Pakistani court seeks Musharraf's arrest over Bhutto murder

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Sunday, February 13, 2011

Musharraf from his time in power, before the attack

A court in Pakistan has issued an arrest warrant for exiled former President Pervez Musharraf. He is accused of involvement in the 2007 assassination of rival and ex-Prime Minister Benazir Bhutto while in power.

Currently in Dubai and residing in London, UK, Musharraf has been given until February 19 to appear before Rawalpindi's anti-terror court. If he does not, the court says it will declare him a wanted fugitive and the government has suggested Interpol could be called upon to assist with extradition.

Bhutto served from 1988–1990 and 1993–1996 as Prime Minister. In December 2007 her election motorcade was attacked using guns and a suicide bomb, killing her. Last year two senior policemen were arrested on allegations they provided insufficient protection; prosecutors say the duo claimed they removed security from Bhutto's motorcade just before it set off from a speaking engagement in Rawalpindi on Musharraf's orders. The attack came soon after.

Her party, the Pakistan People's Party, won a majority in the subsequent election and her widower, Asif Ali Zardari, is the current President. In 2008, Musharraf resigned under threat of impeachment. He had seized power from elected Prime Minister Nawaz Sharif in 1999 after a coup from his role as army chief. Growing dissatisfaction over both foreign and domestic policy led to demonstrations until he called the elections.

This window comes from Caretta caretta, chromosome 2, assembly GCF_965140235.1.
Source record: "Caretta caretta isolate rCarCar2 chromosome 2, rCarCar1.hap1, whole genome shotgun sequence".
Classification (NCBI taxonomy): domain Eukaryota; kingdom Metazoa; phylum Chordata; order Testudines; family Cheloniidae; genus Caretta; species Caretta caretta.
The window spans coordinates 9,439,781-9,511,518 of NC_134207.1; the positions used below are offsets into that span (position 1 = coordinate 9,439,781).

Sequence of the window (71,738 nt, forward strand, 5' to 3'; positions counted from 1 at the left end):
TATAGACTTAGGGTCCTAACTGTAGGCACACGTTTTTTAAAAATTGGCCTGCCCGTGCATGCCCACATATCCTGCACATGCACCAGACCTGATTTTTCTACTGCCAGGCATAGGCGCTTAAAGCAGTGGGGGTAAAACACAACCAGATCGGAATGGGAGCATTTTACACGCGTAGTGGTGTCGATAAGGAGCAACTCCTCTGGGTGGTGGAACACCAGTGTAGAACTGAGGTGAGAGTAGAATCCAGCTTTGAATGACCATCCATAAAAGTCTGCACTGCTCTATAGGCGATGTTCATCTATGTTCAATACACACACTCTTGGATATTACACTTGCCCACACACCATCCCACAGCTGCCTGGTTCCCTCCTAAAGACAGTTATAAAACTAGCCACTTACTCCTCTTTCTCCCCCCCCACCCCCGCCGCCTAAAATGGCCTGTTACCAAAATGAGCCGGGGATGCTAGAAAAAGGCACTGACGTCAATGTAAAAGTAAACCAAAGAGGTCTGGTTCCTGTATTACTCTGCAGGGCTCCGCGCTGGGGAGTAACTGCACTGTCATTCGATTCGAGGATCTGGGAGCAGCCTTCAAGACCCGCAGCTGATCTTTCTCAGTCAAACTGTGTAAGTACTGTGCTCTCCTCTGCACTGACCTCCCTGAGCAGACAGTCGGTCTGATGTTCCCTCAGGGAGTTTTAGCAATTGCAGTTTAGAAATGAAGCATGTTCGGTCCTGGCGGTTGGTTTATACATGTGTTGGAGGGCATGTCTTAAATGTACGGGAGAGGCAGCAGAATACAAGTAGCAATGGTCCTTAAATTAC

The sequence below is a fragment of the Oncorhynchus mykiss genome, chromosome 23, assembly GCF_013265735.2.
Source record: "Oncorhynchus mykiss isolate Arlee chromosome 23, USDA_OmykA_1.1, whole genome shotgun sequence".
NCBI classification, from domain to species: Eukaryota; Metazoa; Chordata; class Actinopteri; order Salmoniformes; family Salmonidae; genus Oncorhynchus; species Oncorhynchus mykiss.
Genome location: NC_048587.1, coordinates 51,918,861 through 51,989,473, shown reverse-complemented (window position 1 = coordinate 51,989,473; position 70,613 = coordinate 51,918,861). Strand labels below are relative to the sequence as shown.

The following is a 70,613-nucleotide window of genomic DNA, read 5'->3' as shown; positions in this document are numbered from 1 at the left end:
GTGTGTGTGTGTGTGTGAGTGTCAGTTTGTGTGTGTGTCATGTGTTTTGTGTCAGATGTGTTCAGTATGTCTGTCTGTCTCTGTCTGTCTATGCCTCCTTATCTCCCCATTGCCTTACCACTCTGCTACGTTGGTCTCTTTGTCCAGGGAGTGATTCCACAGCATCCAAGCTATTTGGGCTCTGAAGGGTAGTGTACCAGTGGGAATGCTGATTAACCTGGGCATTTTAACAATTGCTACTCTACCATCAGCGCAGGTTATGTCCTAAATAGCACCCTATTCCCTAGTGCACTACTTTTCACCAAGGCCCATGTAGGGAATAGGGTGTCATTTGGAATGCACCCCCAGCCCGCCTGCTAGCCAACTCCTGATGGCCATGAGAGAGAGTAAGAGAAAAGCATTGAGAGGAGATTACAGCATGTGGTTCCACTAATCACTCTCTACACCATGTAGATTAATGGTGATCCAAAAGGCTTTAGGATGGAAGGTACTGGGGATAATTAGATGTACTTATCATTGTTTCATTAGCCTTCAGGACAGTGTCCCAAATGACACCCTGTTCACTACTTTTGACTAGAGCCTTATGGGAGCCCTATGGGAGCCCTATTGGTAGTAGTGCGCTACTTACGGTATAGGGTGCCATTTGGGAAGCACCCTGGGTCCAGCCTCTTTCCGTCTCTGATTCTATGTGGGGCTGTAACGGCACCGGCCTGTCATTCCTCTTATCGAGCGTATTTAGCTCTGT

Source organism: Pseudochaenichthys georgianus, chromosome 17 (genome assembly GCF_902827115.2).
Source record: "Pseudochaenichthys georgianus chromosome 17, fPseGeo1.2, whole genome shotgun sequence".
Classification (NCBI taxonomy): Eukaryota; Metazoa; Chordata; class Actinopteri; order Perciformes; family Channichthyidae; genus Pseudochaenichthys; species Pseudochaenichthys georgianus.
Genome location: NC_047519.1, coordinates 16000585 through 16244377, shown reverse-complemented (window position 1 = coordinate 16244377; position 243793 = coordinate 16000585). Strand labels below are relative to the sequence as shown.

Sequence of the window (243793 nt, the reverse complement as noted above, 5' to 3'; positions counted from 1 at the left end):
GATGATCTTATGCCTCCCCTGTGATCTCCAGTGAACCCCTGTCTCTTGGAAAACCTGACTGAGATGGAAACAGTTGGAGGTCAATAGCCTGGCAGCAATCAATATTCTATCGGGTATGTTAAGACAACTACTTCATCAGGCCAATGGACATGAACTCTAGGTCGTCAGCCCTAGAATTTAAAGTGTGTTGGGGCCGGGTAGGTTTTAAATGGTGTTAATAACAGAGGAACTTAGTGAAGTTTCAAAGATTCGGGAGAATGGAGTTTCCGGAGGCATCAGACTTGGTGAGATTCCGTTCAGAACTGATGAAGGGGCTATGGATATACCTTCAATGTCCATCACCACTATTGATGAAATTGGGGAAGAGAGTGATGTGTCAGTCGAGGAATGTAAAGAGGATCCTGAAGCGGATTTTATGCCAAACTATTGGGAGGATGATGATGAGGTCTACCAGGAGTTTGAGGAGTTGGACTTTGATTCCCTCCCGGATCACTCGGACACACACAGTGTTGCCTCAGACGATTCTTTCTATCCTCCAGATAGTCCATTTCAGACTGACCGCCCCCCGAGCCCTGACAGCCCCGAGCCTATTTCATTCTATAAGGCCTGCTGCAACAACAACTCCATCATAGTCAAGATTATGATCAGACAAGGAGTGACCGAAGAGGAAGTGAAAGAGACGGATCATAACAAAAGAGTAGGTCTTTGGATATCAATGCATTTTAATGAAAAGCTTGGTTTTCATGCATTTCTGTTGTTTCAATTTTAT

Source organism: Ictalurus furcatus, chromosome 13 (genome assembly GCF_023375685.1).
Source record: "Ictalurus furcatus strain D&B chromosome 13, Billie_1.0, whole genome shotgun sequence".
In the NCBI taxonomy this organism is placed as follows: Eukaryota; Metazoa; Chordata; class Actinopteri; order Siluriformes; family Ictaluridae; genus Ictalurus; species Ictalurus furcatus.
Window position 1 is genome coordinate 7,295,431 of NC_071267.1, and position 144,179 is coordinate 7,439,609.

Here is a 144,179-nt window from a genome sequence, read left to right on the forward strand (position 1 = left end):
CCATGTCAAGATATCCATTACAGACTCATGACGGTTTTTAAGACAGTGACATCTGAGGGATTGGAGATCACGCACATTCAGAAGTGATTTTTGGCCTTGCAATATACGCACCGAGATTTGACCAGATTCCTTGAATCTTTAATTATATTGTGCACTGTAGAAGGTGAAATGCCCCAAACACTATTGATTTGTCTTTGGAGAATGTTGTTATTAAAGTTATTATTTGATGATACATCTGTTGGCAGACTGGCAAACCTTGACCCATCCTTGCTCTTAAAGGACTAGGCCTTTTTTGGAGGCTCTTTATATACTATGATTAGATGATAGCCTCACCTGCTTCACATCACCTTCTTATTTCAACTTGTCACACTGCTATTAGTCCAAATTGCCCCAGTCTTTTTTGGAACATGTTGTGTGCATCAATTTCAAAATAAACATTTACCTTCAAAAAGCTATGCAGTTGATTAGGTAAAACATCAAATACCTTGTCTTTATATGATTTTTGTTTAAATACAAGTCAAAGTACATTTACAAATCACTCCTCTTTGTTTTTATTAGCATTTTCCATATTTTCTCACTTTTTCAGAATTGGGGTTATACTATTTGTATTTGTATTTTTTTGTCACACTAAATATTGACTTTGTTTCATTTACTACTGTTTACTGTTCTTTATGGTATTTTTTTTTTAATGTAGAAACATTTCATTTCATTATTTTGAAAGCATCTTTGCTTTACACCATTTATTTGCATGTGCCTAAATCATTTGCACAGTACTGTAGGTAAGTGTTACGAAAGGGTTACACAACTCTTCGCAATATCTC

The ex-President's lawyer Mohammad Saif refuted the allegations. "This is just a drama. It is all politics," he said, adding Musharraf was innocent and would not be appearing in court. The former dictator has not commented publically but denied involvement.

Cquote1.svg This is just a drama. It is all politics Cquote2.svg

—Musharraf's lawyer

He has not been indicted and the court says Musharraf has the chance to defend himself as it conducts preliminary hearings on the claims. His position is that the accusations are a smear campaign led by Zardari. He blamed the Pakistani Taliban for the attack at the time; they deny involvement but lead prosecutor Zulfikar Chaudhry said the Taliban was the source of information showing Musharraf was "completely involved."

"A joint investigation team, in its report to the court, has found Musharraf guilty of being involved in the conspiracy," said Chaudhry, who is seeking a murder trial. No extradition treaty exists with Britain, but authorities there do decide on case-by-case requests.

Prosecutors contend he was fully aware of the plot in advance. They claim a questionaire was sent to his London home and multiple attempts were made to get in touch, to no avail. Now, investigators say, no further progress can be made without Musharraf.


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